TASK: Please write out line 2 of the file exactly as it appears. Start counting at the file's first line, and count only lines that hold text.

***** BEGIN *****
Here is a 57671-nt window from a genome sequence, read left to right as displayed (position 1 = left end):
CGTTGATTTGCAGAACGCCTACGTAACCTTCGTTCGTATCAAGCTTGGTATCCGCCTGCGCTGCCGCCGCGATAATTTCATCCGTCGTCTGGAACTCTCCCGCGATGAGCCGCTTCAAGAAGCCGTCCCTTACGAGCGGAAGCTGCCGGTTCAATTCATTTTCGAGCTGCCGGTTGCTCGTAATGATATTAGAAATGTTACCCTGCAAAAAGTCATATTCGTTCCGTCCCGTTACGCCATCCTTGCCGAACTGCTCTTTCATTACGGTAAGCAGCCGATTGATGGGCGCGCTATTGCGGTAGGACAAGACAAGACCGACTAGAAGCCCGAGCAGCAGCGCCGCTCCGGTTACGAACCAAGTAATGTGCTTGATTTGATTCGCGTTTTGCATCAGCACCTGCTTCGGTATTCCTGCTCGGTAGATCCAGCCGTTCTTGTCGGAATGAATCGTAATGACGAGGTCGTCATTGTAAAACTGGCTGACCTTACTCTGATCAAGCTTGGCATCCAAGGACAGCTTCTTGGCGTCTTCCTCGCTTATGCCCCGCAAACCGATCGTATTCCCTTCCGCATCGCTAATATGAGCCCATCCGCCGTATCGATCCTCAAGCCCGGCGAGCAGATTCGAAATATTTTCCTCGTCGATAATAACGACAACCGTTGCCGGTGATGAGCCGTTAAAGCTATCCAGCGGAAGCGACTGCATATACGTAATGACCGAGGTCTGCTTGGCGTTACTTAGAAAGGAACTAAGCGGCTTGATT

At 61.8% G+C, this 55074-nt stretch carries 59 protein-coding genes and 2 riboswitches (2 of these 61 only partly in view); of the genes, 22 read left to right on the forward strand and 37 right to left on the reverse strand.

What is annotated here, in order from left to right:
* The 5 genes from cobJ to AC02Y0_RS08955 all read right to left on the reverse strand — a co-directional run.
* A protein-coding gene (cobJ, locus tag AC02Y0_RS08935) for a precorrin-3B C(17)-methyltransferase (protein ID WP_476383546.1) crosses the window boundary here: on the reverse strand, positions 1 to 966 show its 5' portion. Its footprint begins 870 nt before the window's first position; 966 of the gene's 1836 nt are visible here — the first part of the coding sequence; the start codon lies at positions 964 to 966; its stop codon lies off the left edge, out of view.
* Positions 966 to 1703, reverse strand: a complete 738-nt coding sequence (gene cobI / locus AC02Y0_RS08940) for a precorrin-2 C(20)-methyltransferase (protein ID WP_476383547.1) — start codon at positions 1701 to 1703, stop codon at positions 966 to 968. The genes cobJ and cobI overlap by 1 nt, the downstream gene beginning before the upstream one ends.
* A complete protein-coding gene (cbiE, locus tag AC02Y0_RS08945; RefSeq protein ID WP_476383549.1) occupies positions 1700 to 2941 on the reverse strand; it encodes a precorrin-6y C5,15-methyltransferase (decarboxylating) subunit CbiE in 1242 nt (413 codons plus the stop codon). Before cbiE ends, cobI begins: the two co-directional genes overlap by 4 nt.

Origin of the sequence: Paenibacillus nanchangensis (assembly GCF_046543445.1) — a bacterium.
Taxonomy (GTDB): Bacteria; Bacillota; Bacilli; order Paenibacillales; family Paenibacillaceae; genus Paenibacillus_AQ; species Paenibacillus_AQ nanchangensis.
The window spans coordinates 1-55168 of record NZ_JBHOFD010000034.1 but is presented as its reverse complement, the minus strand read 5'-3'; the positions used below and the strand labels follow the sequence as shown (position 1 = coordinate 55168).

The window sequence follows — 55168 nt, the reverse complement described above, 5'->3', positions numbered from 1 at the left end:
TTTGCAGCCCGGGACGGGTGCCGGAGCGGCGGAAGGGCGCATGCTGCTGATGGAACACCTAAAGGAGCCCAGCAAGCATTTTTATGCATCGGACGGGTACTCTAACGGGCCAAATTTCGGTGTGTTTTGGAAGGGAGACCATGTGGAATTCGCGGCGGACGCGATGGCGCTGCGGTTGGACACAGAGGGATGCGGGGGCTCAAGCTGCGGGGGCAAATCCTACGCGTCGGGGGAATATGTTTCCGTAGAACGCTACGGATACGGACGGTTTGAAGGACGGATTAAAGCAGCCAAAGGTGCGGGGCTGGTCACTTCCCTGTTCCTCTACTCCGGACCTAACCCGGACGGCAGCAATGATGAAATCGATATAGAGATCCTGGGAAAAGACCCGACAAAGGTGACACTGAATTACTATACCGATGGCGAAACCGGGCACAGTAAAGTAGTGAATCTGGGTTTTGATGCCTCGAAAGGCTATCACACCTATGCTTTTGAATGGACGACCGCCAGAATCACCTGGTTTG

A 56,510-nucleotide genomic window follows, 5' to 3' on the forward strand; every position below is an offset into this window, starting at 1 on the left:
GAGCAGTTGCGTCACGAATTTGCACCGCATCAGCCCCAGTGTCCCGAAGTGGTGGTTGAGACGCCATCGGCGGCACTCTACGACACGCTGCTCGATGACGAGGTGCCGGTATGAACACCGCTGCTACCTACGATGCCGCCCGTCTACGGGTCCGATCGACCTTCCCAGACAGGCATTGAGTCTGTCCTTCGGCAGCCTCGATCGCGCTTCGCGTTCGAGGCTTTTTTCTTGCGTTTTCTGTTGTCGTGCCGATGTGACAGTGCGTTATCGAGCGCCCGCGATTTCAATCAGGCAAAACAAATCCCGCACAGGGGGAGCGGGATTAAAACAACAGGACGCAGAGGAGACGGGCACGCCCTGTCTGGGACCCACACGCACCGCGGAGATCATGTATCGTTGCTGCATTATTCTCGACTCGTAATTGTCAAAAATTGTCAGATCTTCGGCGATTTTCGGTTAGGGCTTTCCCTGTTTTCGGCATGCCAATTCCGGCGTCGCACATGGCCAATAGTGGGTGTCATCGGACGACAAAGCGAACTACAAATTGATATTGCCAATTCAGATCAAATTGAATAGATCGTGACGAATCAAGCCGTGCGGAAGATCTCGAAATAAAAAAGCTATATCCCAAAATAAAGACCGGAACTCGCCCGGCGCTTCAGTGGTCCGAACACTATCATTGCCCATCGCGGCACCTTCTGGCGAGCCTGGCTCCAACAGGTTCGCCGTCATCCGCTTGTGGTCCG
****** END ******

CGTTGATTTGCAGAACGCCTACGTAACCTTCGTTCGTATCAAGCTTGGTATCCGCCTGCGCTGCCGCCGCGATAATTTCATCCGTCGTCTGGAACTCTCCCGCGATGAGCCGCTTCAAGAAGCCGTCCCTTACGAGCGGAAGCTGCCGGTTCAATTCATTTTCGAGCTGCCGGTTGCTCGTAATGATATTAGAAATGTTACCCTGCAAAAAGTCATATTCGTTCCGTCCCGTTACGCCATCCTTGCCGAACTGCTCTTTCATTACGGTAAGCAGCCGATTGATGGGCGCGCTATTGCGGTAGGACAAGACAAGACCGACTAGAAGCCCGAGCAGCAGCGCCGCTCCGGTTACGAACCAAGTAATGTGCTTGATTTGATTCGCGTTTTGCATCAGCACCTGCTTCGGTATTCCTGCTCGGTAGATCCAGCCGTTCTTGTCGGAATGAATCGTAATGACGAGGTCGTCATTGTAAAACTGGCTGACCTTACTCTGATCAAGCTTGGCATCCAAGGACAGCTTCTTGGCGTCTTCCTCGCTTATGCCCCGCAAACCGATCGTATTCCCTTCCGCATCGCTAATATGAGCCCATCCGCCGTATCGATCCTCAAGCCCGGCGAGCAGATTCGAAATATTTTCCTCGTCGATAATAACGACAACCGTTGCCGGTGATGAGCCGTTAAAGCTATCCAGCGGAAGCGACTGCATATACGTAATGACCGAGGTCTGCTTGGCGTTACTTAGAAAGGAACTAAGCGGCTTGATT